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Monday, July 18, 2011

Chess Improvement Ideas Part 12

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Recognizing Tactics and Combinations.

Two authors, Grandmaster Yuri Averbakh and International Master Jeremy Silman, have written extensively on tactics and combinations. Two books in particular,

Averbakh's Tactics for the advanced player and Silman's How to Reassess your chess suggest useful shortcuts that make it easier to recognize situations where tactics and combinations might exist. Let's look at some of these authors' theories.

Averbakh's Rules of Recognition

Averbakh's considers that almost all combinations are based in some way on a double attack :

If we regard the term "double attack" in a broader sense than has been done up to now by theoreticians, namely not merely as a two-pronged attack but as a combination of attacks and threats, we notice that the double attack in one form or another is the basis of most tactical operations.

At first I didn't want to agree with such a simplified view, but the more I thought about it, the more sensible Averbakh's theory sounded. Te double attack is tremendously important, and I recommend that you spend a good deal of time going over the examples of double attacks. Once you have mastered the material there and have moved on, you will notice that the combinations involve double attacks.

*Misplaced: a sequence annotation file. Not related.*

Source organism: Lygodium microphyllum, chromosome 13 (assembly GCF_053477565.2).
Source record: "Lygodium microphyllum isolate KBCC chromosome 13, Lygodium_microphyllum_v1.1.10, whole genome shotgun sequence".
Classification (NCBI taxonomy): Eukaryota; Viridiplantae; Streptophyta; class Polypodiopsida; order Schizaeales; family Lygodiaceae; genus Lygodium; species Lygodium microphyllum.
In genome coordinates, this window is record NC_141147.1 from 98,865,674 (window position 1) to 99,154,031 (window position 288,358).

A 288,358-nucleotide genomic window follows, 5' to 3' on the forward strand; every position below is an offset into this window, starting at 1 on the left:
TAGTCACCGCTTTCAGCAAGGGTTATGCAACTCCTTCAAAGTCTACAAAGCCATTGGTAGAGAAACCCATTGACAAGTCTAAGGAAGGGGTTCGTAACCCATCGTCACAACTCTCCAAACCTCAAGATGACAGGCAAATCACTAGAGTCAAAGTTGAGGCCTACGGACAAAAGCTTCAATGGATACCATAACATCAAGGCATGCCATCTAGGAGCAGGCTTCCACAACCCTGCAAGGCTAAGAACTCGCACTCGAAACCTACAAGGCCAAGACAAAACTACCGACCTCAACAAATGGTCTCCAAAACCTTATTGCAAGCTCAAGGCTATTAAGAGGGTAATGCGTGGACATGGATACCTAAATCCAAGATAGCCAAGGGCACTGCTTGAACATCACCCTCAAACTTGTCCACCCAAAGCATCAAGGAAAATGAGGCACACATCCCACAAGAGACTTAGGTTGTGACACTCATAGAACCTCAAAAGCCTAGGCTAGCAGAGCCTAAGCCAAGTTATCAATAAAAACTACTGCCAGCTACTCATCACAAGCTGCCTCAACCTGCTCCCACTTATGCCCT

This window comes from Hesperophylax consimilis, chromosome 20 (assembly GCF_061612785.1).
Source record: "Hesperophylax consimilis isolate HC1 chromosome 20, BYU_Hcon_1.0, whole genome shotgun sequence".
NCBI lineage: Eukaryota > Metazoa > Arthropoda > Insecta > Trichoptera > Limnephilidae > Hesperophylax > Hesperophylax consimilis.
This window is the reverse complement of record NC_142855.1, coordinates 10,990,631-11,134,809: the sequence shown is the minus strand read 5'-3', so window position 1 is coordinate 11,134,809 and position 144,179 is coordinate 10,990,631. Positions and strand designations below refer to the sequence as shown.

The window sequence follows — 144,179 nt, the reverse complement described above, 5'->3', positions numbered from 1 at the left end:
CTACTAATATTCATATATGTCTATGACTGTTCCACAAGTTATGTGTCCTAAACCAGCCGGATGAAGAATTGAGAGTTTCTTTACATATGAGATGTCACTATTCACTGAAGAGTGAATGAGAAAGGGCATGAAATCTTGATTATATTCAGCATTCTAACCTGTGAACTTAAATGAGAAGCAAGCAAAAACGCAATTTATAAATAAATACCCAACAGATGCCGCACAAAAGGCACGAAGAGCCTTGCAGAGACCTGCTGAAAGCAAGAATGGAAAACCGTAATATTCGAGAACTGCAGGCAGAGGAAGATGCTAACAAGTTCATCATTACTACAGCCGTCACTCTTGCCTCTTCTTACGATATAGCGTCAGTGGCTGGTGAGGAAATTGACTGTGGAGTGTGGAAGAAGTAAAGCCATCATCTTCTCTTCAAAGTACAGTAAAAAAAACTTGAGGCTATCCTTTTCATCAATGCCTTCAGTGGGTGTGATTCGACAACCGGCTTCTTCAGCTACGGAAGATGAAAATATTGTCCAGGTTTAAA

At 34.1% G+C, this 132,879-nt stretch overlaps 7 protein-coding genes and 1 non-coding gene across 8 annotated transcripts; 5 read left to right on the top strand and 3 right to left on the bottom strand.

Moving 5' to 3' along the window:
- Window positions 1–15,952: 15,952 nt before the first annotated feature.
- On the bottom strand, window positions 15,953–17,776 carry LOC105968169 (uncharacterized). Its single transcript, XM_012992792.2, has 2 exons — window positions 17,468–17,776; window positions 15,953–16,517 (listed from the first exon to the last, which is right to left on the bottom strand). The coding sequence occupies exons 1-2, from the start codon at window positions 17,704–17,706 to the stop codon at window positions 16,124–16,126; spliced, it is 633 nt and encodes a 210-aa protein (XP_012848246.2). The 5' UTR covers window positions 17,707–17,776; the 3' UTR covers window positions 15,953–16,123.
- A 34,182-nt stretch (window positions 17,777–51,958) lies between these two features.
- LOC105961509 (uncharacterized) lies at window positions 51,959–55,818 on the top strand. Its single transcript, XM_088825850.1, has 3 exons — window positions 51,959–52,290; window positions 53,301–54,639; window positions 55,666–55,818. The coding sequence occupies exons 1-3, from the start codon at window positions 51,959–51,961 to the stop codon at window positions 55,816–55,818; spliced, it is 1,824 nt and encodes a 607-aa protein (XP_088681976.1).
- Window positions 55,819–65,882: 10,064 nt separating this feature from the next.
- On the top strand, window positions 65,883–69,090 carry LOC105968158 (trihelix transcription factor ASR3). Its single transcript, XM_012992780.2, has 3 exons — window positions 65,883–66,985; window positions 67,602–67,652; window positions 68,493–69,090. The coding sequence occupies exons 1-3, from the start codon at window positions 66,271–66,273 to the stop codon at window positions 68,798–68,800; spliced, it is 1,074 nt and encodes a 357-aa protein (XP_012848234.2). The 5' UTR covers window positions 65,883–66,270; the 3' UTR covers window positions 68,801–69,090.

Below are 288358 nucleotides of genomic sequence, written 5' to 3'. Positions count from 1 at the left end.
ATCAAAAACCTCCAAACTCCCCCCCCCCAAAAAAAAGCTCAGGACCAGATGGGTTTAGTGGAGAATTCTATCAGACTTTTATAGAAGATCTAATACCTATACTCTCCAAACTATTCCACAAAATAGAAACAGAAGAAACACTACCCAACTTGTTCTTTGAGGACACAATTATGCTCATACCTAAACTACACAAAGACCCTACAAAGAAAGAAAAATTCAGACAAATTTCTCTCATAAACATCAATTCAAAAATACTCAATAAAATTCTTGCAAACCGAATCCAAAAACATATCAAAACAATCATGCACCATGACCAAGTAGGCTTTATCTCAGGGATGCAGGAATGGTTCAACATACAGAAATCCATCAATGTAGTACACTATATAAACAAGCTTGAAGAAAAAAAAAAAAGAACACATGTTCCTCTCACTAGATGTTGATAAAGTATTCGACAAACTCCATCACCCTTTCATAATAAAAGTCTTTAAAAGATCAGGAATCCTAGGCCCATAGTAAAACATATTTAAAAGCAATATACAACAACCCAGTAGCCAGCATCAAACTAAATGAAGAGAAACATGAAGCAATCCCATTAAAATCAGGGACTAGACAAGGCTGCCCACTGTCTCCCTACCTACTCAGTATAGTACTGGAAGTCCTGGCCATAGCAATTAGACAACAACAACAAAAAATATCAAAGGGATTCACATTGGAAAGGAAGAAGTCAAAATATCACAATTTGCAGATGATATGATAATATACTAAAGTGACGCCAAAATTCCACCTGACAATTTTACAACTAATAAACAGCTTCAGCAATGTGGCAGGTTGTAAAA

Silman's Rule of recognition :

Silman insists that combinations cannot exist without one or more of the following present.

A weakened (or open) King. When a King has poor pawn cover, has no defenders, or is otherwise weak, a combination is probably in the works.

A stalemated King. When a king has no legal moves, tactics that produce check also result in checkmate.

Undefended pieces (not pawns). When a piece appears to be safe, but a sudden double attack can place the piece in jeopardy by adding another attacker.

If yu notice one or more of these factors on the board, Silman contends that you should look for a combination. However, if none of these factors is present, it is doubtful that a combination will materialize.

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Chess Improvement Ideas Part 11

Chess Improvement Ideas Part 10

Chess Improvement Ideas Part 9